No Heroes of Newerth?

    • Blame says:

      I’m also surprised by the lack of mention of Heroes of Newerth. The event associated with it was way bigger than the dota 2 event (more prize money, more renowned teams) and seemed to be a pretty important part of DHW.

      For reference, the results:
      – MSI (third time in a row they win at DH)
      – fray (Australians flying all the way to Sweden)
      – LION (all Swedish team that just stomped 4 games in a row at the NASL finals)
      – tdM (American team)

      edit: prize purse was 300,000 SEK + Hardware, making it 2nd most important game at the event. Source:
      link to dreamhack.se

    • MaXimillion says:

      The total lack of any mention of HoN is quite odd considering the size of the tournament. I hope it does get some spotlight next week, assuming that post is about the NASL.

  8. Radiant says:

    1vs1 isn’t dead I just think it’s the emphasis of this writer.
    If you support the damn thing there’ll be interest.

    • Radiant says:

      About the article by Jared Rea,
      He’s not the best representation for fighters.
      He tends to try and speak for all fighter game fans but he doesn’t have the history to even pretend to do that.

      Case in point the first comment is by James Chen who has been in not just fighting games but has written a hell of a lot on games in general for a hell of a lot longer then Rea basically rebuking Jared for his article.

      I have a lot of time for JChensor and not that much for Rea.

      Infact reading Chens arguments in that article his points are pretty much bang on and speaks on the wider topic of why this very ‘Esports’ article on RPS isn’t really and couldn’t really be about Esports.

      Fuck I love Chens.

    • Premium User Badge

      theleif says:

      As an outsider, I think Rea’s arguments made helluva lot more sense that Chen’s. And equalling Tejbz’s mishap to a racial slur from Obama? Really? A little sense of proportion is needed me thinks.
      eSport is a comparatively small phenomenon so the Dreamhacks and the MLG’s are somewhat similar to the Olympics of irlSports. There is a reason why every sport on earth are trying to be included in the Olympics, it brings awareness to the sport and it’s a chance to expose yourself to a big new audience. The fighting game scene would probably benefit by doing the same.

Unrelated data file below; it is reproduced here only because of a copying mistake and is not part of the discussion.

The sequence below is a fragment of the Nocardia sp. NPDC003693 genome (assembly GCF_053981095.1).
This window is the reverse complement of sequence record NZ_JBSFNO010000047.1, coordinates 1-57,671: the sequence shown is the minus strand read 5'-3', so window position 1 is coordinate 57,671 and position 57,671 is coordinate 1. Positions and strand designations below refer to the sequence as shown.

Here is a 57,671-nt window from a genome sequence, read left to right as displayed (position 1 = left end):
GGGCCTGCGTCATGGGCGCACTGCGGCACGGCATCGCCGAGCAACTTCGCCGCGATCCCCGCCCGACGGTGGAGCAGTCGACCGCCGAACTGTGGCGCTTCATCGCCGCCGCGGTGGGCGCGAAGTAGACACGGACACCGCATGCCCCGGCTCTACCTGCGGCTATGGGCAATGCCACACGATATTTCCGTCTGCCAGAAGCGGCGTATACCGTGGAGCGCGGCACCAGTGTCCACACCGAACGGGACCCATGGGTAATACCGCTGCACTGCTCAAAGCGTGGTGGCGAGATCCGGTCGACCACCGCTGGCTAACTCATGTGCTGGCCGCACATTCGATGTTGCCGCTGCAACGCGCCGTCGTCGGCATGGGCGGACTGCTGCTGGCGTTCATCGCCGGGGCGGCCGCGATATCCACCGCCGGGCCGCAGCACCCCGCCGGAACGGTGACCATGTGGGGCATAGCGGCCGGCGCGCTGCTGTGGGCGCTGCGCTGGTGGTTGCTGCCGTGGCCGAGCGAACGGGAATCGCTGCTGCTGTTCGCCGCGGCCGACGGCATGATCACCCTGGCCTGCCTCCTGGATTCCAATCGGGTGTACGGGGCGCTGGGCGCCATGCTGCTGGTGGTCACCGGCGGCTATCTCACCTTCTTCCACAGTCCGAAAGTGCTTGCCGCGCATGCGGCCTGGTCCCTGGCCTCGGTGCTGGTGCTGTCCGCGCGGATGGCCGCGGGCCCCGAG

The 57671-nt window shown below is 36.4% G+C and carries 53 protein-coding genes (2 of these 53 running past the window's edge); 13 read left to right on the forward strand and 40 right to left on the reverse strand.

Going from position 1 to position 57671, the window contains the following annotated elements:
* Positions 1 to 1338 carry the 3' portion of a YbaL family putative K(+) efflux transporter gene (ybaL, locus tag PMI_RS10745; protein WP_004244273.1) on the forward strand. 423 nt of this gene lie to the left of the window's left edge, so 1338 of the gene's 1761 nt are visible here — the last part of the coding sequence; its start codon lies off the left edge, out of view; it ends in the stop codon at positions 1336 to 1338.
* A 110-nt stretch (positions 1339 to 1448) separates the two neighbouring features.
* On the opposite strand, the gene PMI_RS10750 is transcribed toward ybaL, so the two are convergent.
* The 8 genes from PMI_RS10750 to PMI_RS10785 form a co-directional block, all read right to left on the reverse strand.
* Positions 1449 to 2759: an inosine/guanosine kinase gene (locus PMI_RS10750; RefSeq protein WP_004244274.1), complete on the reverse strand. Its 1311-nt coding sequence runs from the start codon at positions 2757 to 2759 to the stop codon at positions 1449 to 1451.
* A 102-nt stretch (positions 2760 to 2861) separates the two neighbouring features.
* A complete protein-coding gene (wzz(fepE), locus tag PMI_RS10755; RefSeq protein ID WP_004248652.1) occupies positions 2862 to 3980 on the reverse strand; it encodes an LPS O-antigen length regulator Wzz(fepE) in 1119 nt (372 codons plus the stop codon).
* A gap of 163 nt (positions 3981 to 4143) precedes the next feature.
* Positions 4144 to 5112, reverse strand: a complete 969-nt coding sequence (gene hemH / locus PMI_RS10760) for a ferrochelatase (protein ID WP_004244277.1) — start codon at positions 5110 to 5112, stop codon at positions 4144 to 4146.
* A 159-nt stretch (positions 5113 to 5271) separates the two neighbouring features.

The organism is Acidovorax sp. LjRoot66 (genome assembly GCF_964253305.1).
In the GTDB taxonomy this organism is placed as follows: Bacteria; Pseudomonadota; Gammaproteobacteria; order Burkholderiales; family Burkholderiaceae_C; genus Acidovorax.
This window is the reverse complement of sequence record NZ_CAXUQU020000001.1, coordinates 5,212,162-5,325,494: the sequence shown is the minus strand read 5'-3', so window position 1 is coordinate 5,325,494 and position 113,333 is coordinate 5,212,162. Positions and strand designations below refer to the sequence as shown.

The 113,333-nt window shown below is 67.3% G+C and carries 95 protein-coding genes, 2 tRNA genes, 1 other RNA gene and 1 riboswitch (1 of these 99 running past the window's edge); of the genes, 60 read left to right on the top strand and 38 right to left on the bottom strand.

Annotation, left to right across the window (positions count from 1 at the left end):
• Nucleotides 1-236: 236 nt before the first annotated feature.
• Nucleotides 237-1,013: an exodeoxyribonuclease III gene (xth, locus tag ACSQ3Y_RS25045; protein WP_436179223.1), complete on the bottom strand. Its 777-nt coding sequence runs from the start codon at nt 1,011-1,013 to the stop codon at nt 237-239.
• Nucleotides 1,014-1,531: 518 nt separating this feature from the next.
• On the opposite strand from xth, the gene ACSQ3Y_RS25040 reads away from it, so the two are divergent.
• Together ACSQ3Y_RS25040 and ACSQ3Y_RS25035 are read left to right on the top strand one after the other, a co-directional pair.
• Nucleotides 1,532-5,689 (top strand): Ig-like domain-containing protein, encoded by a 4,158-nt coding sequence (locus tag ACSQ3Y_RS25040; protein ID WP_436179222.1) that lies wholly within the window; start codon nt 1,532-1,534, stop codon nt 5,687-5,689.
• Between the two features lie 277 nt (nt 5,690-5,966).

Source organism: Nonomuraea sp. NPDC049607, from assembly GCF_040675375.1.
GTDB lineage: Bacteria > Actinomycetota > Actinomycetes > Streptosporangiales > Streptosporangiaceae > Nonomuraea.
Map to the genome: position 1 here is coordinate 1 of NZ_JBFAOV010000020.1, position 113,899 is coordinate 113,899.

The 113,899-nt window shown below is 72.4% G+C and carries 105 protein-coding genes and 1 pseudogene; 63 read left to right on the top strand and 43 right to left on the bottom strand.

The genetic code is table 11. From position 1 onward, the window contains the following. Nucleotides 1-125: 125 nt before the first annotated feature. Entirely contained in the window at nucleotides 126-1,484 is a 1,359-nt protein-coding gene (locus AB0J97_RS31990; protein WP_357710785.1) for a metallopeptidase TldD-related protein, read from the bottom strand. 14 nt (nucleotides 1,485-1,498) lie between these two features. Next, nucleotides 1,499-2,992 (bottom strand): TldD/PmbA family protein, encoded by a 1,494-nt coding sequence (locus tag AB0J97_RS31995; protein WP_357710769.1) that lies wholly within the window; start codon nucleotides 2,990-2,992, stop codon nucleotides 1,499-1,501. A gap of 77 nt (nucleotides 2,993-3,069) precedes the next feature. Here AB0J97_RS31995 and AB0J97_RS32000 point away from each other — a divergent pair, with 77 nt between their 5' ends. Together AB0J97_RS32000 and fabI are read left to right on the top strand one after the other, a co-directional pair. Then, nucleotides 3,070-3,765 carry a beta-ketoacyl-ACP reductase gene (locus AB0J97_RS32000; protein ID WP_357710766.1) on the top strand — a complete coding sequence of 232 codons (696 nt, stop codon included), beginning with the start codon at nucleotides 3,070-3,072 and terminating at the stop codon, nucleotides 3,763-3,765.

As for your comment on this article: I have no real idea how big the SF IV scene is, but I doubt it’s anywhere near the size of the SC2 scene, so it’s little surprising that SC2 gets a lot more coverage. This is also the second ever so far. You should probably wait a little more to pass your judgement on the authors.

      Anyway, I am not an avid eSport (or any sport for that matter) follower, so I might have misjudged it all. However, these articles have made me watch my first complete SC2 tournament, a bunch of LoL battles and some great SF IV bouts, so it has spread awareness to at least one new person. And most importantly, even if the major coverage has been about SC2 it has made me interesting in looking around for other competitive scenes.

    • Radiant says:

      @theleif that’s pretty much the point. Rea’s views are that of an outsider and I don’t mean outsider as a pejorative [an insulting term].

      Chen, whether you agree with him or not, is hip deep in fighting game history and is very active in it’s community [not the forums or the peanut gallery but at a very high and important level] therefore is the more authoritative voice when it comes to talking about fighters.

      Out of the two you should listen to Chen and not Rea.

      Going back to this article; calling itself an esports article is incorrect.

      That’s not to say this article isn’t a good one, it’s a very well written article. It’s just limited to the genres that the originating website covers.

      Infact this article could have remained a VERY comprehensive Starcraft 2 article [in the same way we have a Cardboard Children specials] if it had been edited as such.

      It’s a real shame that whilst you found some SF4 games through this article, it was by accident and not by design. We could really use the RPS coverage as there are some GREAT tournies around at the moment.